By Steve Plunkett

Town Manager Bill Thrasher had bad news and good news about his quest to find a $7.2 million grant with a $7.2 million match to build new sea walls and redo Briny Breezes’ antiquated drainage system.

The bad news: Briny is ranked No. 18 of 197 municipalities seeking Resilient Florida grants that will be handed out on July 1, but only the first 16 are promised awards.

The good news: The town wasn’t ready to begin work anyway and will move up to No. 2 for a grant on the next award date, July 1, 2025.

“I believe with everything that’s within me and all of my limited mental capacity that Briny is not only highly ranked but Briny is highly favored to receive $7.2 million in construction funds,” Thrasher told Town Council members on Feb. 22.

Part of the reason the town will not get a grant this July is that it asked for a six-month extension to submit its project proposal from its original March 31, 2024, target date, he said. The Florida Department of Environmental Protection awards money only to projects that are shovel-ready.

But during that additional time the town’s consultants discovered another source of money: the Florida Department of Transportation.

A storm drain along State Road A1A is “half full of silt and sand, and it’s the result of the runoff of A1A,” Thrasher said. Because the FDOT is responsible for the highway, it will pay for part of Briny’s work to refurbish the town’s drainage system.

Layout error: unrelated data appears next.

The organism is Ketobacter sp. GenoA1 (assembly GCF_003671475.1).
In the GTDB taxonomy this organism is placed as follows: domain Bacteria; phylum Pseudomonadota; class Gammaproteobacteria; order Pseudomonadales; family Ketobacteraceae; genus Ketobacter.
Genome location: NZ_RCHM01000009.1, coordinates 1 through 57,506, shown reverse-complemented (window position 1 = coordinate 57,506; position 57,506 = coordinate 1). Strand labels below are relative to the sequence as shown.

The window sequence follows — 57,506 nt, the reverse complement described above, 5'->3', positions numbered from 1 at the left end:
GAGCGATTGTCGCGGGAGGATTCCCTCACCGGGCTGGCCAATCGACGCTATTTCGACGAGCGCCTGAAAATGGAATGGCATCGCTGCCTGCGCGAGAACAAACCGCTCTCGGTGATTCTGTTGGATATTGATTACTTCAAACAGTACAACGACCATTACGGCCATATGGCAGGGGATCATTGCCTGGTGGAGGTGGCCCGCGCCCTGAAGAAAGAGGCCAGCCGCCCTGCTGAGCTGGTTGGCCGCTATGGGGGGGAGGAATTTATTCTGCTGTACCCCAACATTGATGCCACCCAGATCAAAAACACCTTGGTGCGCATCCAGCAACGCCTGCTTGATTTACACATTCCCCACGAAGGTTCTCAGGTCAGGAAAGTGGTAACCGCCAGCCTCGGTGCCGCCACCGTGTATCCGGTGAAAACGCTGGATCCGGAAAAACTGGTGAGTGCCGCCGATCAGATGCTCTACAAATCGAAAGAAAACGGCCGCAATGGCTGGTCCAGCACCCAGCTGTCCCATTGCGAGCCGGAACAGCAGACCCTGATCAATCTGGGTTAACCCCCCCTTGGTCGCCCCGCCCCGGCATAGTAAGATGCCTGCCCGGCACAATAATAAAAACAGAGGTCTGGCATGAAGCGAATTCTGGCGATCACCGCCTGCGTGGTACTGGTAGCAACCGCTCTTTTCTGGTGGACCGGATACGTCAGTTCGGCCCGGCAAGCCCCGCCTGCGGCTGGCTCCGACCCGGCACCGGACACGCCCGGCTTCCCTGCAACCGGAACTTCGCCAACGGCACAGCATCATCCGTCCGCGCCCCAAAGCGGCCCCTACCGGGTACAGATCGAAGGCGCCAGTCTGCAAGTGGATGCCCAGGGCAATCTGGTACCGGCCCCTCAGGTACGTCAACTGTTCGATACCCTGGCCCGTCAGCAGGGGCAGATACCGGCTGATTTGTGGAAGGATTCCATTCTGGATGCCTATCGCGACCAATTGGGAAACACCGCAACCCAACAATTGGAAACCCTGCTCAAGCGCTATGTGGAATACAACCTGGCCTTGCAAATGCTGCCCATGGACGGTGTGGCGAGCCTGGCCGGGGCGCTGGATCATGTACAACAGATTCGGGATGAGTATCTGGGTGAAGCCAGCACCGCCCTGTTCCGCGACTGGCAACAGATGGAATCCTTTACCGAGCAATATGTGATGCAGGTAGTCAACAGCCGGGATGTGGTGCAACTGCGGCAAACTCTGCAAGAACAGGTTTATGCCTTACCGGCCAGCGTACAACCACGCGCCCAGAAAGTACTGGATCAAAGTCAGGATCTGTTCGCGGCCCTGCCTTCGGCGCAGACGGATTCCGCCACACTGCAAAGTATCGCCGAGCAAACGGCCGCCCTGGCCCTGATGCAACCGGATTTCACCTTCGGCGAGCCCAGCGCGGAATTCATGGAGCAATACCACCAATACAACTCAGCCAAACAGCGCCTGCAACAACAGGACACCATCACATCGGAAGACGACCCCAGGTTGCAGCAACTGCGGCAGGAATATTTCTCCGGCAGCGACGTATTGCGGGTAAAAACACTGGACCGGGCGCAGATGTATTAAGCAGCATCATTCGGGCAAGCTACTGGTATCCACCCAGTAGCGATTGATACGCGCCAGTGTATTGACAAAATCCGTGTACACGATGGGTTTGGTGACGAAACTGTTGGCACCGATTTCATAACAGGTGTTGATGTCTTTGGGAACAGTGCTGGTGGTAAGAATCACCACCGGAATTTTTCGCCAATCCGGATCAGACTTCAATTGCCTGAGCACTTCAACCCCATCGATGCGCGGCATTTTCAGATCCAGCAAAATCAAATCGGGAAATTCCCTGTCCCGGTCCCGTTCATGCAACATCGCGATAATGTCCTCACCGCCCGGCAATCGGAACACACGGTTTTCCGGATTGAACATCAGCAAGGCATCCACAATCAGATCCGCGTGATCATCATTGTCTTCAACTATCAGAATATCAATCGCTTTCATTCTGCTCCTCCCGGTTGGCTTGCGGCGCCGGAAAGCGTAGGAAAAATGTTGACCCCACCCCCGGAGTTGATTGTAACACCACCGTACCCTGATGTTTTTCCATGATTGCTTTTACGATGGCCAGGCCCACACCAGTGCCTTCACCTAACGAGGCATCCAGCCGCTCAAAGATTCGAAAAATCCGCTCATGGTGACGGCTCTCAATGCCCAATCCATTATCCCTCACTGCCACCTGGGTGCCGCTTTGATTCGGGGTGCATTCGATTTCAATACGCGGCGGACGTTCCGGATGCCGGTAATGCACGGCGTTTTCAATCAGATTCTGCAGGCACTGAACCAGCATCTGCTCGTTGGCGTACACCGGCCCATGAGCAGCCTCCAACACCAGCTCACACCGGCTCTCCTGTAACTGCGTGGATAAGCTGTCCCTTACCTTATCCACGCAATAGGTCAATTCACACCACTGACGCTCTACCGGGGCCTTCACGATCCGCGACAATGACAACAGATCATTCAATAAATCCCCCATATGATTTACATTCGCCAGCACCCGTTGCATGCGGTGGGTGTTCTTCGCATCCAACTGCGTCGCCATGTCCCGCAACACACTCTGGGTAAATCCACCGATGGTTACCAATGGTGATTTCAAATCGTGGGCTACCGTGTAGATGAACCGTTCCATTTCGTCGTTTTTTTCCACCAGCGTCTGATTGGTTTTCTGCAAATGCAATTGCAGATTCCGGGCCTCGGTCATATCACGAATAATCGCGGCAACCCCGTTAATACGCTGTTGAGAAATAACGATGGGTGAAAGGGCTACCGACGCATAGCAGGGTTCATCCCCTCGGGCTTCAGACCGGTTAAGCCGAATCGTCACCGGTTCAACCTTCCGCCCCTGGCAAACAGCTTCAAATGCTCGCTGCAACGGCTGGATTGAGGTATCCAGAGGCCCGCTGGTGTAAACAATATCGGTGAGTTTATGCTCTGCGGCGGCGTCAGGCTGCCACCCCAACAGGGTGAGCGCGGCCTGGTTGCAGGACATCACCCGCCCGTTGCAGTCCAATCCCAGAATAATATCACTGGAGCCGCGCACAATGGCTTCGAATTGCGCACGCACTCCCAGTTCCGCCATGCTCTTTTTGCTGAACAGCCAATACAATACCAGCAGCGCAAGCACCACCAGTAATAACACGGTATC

The consultants needed the extra time to handle the complexity of dealing not only with the town but with co-op landowner Briny Breezes Inc., the South Florida Water Management District and other regulatory agencies, he said.

But in essence, he continued, the deadline extension confirmed to the state that the town’s work plan would not be ready to start this July 1.

“That eliminated our chances of an award on that day,” he said.

Thrasher also took time to debunk rumors about how much Briny Breezes has spent in pursuit of the grant money.

“There’s a lot of conversation going on. Millions of dollars floating around in the town, spending money here, there,” he said. “I heard somebody say we spent $1 million for these grants. And what have we got to show for it?”

To develop its $475,000 construction plan to compete for the $7.2 million state grant, Briny is using $330,000 from an earlier state grant and a $145,000 match from the town, he said.

The Town Council passed a resolution in 2022 authorizing Thrasher to use $144,747 in American Rescue Plan Act money as most of the first grant’s match.

“Those are federal dollars. And that’s exactly what you want to do … when you have no money and you want to acquire grants, is you chase federal money after state money,” he said.

“And so the town had to make up the difference to apply for these grants,” he said. “That difference is $253. So the cost to apply for all of these grants (is) $253 of your taxpayer money, or 50 cents apiece.”

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